Reasons to Visit
India's central parks are home to a vast range of species - on any game drive you might see spotted and barking deer, sloth bears, Indian gazelle, numerous bird species and of course the majestic tiger. But India can boast a lot more than this - visitors to the Chambal Sanctuary might spot the rare Gangetic dolphin and the elusive Asiatic lion can be found at Sasan Gir.
Whether it's the bright saris and traditional jewellery worn by Indian women, the colourful mounds of spices adorning market stalls, or the soft, pastel pink of a sunset over Agra, every way you turn in India you are confronted by vivid and beautiful colours.
As Brits we are famously fond of a curry, but anyone who has been to India will tell you that traditional Indian food is in many ways very different. The subtle and expertly blended herbs and spices create an incredibly tasty meal and the variation of flavours and ingredients between each region is remarkable.
India has perhaps the greatest diversity of landscape of any country; from the mighty Himalaya range to arid lunar landscapes in Ladakh, forested foothills, tea and spice plantations, deserts, mangrove forests, vast plains, tropical backwaters and remote islands. You won't have to travel far to feel like you are in a completely different world.
From the Mughal forts of Jodhpur and Gwalior to the palaces of Jaipur and Udaipur, there are majestic buildings in every major city. There are also numerous smaller forts and palaces which have been carefully restored, providing an excellent place to stay and experience regal Indian life as it once was.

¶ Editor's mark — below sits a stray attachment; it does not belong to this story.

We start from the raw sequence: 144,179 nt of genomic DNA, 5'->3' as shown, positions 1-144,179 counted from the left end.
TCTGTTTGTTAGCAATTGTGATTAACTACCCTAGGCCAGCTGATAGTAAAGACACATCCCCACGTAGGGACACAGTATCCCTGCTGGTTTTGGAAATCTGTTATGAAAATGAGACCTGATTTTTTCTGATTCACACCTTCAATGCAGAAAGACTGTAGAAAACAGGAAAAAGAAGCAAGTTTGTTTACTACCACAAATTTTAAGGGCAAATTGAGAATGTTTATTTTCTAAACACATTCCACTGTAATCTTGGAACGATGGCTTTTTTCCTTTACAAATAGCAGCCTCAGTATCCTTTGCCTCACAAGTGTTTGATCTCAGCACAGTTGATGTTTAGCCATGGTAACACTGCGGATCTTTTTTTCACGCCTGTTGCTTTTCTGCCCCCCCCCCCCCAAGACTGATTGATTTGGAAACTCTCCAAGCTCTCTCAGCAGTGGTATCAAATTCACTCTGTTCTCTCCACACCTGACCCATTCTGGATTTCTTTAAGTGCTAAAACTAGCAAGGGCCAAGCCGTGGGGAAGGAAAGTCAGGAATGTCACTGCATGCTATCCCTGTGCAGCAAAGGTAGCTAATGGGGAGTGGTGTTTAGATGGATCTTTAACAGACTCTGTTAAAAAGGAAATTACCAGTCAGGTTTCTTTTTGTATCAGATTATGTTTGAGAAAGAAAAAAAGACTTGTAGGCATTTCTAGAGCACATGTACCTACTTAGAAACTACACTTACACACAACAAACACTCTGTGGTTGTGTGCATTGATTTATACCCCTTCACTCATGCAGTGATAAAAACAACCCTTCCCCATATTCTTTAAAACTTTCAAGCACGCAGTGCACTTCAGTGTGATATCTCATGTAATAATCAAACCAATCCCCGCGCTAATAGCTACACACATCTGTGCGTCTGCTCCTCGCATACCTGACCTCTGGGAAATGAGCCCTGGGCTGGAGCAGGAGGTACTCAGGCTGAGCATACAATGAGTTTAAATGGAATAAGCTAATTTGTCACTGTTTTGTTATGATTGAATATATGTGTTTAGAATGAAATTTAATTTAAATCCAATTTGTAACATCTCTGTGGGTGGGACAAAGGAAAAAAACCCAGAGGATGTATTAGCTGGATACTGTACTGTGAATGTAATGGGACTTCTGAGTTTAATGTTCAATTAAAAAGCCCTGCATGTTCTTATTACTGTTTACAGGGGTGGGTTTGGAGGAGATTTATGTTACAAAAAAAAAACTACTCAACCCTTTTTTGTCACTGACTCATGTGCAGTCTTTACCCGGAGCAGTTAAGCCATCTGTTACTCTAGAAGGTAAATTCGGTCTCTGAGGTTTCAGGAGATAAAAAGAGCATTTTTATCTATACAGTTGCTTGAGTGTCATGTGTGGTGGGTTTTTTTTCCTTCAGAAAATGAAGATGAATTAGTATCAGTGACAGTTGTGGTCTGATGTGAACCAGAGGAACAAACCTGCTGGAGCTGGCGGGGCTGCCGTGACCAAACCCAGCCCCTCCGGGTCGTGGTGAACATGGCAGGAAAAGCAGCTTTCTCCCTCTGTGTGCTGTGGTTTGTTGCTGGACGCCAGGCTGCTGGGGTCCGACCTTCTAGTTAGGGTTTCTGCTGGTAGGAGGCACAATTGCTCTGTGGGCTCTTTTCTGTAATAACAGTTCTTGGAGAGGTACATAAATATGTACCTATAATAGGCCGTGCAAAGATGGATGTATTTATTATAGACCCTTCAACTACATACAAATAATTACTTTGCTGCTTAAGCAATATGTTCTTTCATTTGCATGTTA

India is the meeting place of several different world religions. We can suggest the most important places to visit to enjoy the beauty of ancient Buddhist sculptures or marvel at Hindu temples adorned with the pantheon of colourful gods. Our guides will point out the intricacies of mosque design or explain the meaning of a ceremony in a Sikh gurdwara.
Any trip to India should include at least one journey by train. Rail travellers will experience a glimpse of a bygone era, and an overnight journey offers the excitement of waking in your private car to a new and vibrant landscape beyond the window.
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Kaziranga, famous for its one-horned rhino, is one of the most remote national parks in India. It covers some 430 square kilometres of very varied terrain. Kaziranga has a tiger count of 86, giving it the highest density tiger population in India, though the lush jungle means that it is difficult to spot them.
Kaziranga, famous for its one-horned rhino, is one of the most remote national parks in India. It covers some 430 square kilometres of very varied terrain.
Elephant grass, cane, forest and swamps are all home to the varied wildlife. Apart from rhino there are also wild buffalo, sambar, wild boar and the endangered barasingha or swamp deer, renowned for its impressive antlers. There are also otters and dolphins in the river and plenty of water pools which attract fishing birds such as pelicans and Pallas’s fishing eagle.
Kaziranga has a tiger count of 86, giving it the highest density tiger population in India, though the lush jungle means that it is difficult to spot them.
The substantial core area is separated into three ranges and between you and your naturalist you will decide which ranges are best suited for each game drive. Alternatively, you may view the wildlife from the back of an elephant (arranged locally).
14 days from £3,385pp
107 miles away
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Include a visit to Kaziranga National Park on your tailor-made trip around India by contacting one of our specialists...
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Further reading:Tours in IndiaRegions of IndiaWhen to GoHighlightsItinerary IdeasTrain journeys in IndiaPlaces to GoThings to DoAccommodationAbout IndiaCountry Guides
Other countries in The Indian Subcontinent:BhutanNepalSri LankaThe Maldives
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